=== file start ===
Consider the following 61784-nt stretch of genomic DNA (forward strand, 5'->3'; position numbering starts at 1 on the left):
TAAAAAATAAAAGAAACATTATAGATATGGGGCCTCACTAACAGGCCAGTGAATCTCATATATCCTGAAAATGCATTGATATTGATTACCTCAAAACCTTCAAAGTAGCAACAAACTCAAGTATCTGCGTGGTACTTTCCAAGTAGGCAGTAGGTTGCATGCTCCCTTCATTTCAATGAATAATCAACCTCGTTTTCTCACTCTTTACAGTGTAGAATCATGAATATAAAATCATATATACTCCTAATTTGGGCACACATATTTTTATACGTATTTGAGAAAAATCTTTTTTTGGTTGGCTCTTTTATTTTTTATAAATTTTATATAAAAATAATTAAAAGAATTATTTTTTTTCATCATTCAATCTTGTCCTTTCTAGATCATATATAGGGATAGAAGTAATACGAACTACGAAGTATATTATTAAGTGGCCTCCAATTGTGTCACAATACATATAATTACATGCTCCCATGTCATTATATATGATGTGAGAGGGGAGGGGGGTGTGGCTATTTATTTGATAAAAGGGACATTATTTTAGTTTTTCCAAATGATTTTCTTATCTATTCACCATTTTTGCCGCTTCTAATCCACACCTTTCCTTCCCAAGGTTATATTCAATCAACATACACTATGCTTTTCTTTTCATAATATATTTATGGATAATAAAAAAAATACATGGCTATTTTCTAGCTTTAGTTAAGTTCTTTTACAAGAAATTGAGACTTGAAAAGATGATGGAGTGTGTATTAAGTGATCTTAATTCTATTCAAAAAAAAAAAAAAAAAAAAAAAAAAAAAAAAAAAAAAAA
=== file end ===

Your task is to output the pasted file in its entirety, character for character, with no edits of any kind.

Consider the following 61784-nt stretch of genomic DNA (forward strand, 5'->3'; position numbering starts at 1 on the left):
TAAAAAATAAAAGAAACATTATAGATATGGGGCCTCACTAACAGGCCAGTGAATCTCATATATCCTGAAAATGCATTGATATTGATTACCTCAAAACCTTCAAAGTAGCAACAAACTCAAGTATCTGCGTGGTACTTTCCAAGTAGGCAGTAGGTTGCATGCTCCCTTCATTTCAATGAATAATCAACCTCGTTTTCTCACTCTTTACAGTGTAGAATCATGAATATAAAATCATATATACTCCTAATTTGGGCACACATATTTTTATACGTATTTGAGAAAAATCTTTTTTTGGTTGGCTCTTTTATTTTTTATAAATTTTATATAAAAATAATTAAAAGAATTATTTTTTTTCATCATTCAATCTTGTCCTTTCTAGATCATATATAGGGATAGAAGTAATACGAACTACGAAGTATATTATTAAGTGGCCTCCAATTGTGTCACAATACATATAATTACATGCTCCCATGTCATTATATATGATGTGAGAGGGGAGGGGGGTGTGGCTATTTATTTGATAAAAGGGACATTATTTTAGTTTTTCCAAATGATTTTCTTATCTATTCACCATTTTTGCCGCTTCTAATCCACACCTTTCCTTCCCAAGGTTATATTCAATCAACATACACTATGCTTTTCTTTTCATAATATATTTATGGATAATAAAAAAAATACATGGCTATTTTCTAGCTTTAGTTAAGTTCTTTTACAAGAAATTGAGACTTGAAAAGATGATGGAGTGTGTATTAAGTGATCTTAATTCTATTCAAAAAAAAAAAAAAAAAAAAAAAAAAAAAAAAAAAAAAAA